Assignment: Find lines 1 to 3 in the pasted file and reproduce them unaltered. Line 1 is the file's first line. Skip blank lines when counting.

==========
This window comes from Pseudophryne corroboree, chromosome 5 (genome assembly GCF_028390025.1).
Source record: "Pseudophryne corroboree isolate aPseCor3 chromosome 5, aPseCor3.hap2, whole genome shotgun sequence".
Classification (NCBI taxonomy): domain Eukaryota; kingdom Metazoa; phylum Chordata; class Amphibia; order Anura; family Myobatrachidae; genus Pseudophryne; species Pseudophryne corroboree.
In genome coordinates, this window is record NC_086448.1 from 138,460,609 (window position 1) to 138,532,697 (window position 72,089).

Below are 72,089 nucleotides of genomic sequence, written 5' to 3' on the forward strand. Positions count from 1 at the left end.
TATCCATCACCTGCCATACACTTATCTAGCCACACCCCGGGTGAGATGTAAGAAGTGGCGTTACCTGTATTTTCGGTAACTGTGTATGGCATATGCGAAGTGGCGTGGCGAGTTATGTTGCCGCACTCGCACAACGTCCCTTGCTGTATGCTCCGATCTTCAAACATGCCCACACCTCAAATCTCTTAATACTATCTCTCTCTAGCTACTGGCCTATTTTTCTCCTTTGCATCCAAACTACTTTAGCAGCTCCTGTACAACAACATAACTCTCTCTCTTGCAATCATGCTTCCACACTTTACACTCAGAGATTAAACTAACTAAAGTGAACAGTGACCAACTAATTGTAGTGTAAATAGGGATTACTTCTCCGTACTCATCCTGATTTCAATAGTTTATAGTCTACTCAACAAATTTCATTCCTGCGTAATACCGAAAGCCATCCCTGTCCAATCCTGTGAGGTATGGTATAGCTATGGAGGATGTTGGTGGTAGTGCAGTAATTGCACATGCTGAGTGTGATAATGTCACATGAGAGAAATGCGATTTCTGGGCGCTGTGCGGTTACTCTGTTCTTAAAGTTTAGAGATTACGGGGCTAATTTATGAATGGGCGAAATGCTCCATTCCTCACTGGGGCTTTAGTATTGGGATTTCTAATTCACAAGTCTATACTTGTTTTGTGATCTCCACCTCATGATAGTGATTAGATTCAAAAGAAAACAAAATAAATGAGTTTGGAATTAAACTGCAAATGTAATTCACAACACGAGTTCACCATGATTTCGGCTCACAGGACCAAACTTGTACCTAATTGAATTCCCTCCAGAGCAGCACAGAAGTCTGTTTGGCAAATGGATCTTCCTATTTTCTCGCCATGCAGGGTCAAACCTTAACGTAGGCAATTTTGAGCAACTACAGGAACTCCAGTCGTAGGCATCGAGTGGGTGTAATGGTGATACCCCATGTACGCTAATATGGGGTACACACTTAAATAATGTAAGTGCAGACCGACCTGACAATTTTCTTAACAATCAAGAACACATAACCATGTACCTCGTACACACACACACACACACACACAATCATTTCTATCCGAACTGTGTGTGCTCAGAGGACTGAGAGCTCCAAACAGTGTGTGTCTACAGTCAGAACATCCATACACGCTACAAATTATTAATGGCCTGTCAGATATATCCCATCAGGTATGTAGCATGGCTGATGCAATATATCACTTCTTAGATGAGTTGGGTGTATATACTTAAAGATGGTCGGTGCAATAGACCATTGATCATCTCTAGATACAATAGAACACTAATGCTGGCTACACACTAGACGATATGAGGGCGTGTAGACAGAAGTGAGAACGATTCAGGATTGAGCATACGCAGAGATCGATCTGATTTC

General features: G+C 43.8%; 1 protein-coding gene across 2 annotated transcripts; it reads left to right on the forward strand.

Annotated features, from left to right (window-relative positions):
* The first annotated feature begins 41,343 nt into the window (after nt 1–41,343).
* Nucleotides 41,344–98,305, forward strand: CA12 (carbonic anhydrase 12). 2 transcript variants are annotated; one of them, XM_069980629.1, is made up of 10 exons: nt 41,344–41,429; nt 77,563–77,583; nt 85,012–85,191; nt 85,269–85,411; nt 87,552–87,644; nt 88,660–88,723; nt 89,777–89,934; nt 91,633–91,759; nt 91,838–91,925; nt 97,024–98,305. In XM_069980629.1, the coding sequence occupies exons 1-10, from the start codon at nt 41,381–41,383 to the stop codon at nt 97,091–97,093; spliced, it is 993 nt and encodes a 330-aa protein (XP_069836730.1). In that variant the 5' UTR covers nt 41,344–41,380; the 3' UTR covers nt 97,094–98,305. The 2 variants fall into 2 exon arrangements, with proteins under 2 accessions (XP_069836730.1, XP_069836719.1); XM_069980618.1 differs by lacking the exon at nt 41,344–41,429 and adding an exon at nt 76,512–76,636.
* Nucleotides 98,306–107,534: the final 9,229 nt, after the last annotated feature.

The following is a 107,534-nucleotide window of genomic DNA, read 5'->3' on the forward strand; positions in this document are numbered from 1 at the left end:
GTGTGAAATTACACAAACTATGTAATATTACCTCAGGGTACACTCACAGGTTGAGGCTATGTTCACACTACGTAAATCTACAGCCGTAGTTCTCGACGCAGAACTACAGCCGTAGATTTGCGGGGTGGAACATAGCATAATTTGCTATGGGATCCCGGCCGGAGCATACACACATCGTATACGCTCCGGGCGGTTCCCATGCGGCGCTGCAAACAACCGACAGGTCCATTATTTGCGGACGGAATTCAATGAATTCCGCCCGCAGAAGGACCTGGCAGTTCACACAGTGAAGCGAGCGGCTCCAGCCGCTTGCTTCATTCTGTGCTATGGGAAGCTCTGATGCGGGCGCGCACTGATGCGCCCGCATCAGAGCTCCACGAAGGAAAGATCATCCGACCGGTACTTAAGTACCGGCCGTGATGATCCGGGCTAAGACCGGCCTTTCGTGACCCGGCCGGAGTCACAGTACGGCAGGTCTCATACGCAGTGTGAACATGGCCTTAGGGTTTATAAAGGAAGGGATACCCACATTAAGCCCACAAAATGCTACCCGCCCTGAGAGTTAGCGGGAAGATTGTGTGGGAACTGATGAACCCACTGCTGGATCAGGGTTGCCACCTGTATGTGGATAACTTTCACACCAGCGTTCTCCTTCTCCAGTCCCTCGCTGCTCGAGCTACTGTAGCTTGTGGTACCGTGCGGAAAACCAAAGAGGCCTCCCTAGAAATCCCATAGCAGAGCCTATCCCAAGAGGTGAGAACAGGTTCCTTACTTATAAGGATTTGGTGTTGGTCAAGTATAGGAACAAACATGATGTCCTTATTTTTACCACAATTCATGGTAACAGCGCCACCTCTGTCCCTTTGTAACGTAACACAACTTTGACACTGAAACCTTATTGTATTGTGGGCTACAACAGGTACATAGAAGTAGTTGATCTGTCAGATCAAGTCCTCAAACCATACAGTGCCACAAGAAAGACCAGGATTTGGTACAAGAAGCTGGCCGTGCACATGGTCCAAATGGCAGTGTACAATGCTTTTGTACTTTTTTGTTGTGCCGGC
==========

This window comes from Pseudophryne corroboree, chromosome 5 (genome assembly GCF_028390025.1).
Source record: "Pseudophryne corroboree isolate aPseCor3 chromosome 5, aPseCor3.hap2, whole genome shotgun sequence".
Classification (NCBI taxonomy): domain Eukaryota; kingdom Metazoa; phylum Chordata; class Amphibia; order Anura; family Myobatrachidae; genus Pseudophryne; species Pseudophryne corroboree.